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November 02, 2005

Reviewing lawyer jokes

The TaxProf Blog briefly discusses a review of a book called Lowering the Bar: Lawyer Jokes and Legal Culture, by Marc Galanter. Among the TaxProf's favorite jokes are these:

Did you hear about the post office having to cancel its commemorative issue honoring lawyers? It seems that it was too confusing—people didn’t know which side of the stamp to spit on. (p.198)

[A lawyer explaining his fees to his client] “If you want justice, it’s two hundred dollars an hour. Obstruction of justice runs a bit more.” (p.238)

Hear the good news and the bad news? The good news is that a bus load of lawyers just ran off the cliff. The bad news is that there were three empty seats on the bus. (p.213)

There is an old story of a lawyer named Strange and his wife having a conference as to the things he wished done after he had departed this life. “I want a headstone put over me, my dear,” said the lawyer, “with the simple inscription—‘Here lies an honest lawyer.’” The wife expressed surprise that he did not wish his name put on the headstone. “It will not be needful,” he responded, “for those who pass by and read that inscription will invariably remark: ‘That’s Strange.’” (p. 36)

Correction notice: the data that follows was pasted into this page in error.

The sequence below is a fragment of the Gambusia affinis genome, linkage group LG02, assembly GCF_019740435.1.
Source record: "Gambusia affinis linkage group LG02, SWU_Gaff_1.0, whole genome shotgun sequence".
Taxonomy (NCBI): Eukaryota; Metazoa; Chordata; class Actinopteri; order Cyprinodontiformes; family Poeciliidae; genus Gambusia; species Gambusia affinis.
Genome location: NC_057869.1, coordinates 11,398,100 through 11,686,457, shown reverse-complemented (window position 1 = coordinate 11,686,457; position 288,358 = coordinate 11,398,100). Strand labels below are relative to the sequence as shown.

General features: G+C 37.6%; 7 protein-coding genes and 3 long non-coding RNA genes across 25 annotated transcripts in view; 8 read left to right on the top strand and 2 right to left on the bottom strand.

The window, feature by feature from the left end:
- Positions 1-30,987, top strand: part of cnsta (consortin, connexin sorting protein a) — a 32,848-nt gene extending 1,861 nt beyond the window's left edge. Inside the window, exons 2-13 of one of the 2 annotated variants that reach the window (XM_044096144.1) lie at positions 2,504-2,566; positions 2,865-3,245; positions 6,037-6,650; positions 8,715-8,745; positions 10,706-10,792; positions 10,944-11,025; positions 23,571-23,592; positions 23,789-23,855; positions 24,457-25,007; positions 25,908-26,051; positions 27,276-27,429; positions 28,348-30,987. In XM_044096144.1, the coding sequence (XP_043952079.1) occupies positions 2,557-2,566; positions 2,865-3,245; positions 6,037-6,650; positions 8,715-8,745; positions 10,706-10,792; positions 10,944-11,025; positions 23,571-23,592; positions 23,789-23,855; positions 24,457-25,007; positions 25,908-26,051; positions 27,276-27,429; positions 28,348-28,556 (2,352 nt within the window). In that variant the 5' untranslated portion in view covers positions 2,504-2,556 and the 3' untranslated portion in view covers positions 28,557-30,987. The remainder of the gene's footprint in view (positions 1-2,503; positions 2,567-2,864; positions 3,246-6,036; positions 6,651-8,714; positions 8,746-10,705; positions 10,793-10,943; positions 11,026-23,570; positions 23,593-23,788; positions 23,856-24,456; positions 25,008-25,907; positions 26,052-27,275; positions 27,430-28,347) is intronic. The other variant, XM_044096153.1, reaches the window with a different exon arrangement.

The bus-over-a-cliff joke is old, and it's mean-spirited without being funny -- which is unforgivable. But I like the one about obstruction of justice. When I was in private practice in New York, a partner at my firm once quipped, "Justice delayed is a client well served." He was speaking of normal dilatory tactics, not obstruction, but I always liked his aphorism.

The TaxProf also includes three of his own about tax lawyers.

Coincidentally, speaking of lawyer jokes, Scott Adams, of Dilbert fame, has started a blog, and he writes about a recent cartoon of his in which a company lawyer is killed by a porpoise. I didn't realize this, but he wrote two versions of the cartoon because his editors thought that some newspapers wouldn't like the one in which the lawyer was discovered with a porpoise's head up his tuchis.
Apparently there’s an unwritten rule about showing a porpoise with his head in a lawyer’s ass.
Both versions are available at the Dilbert blog.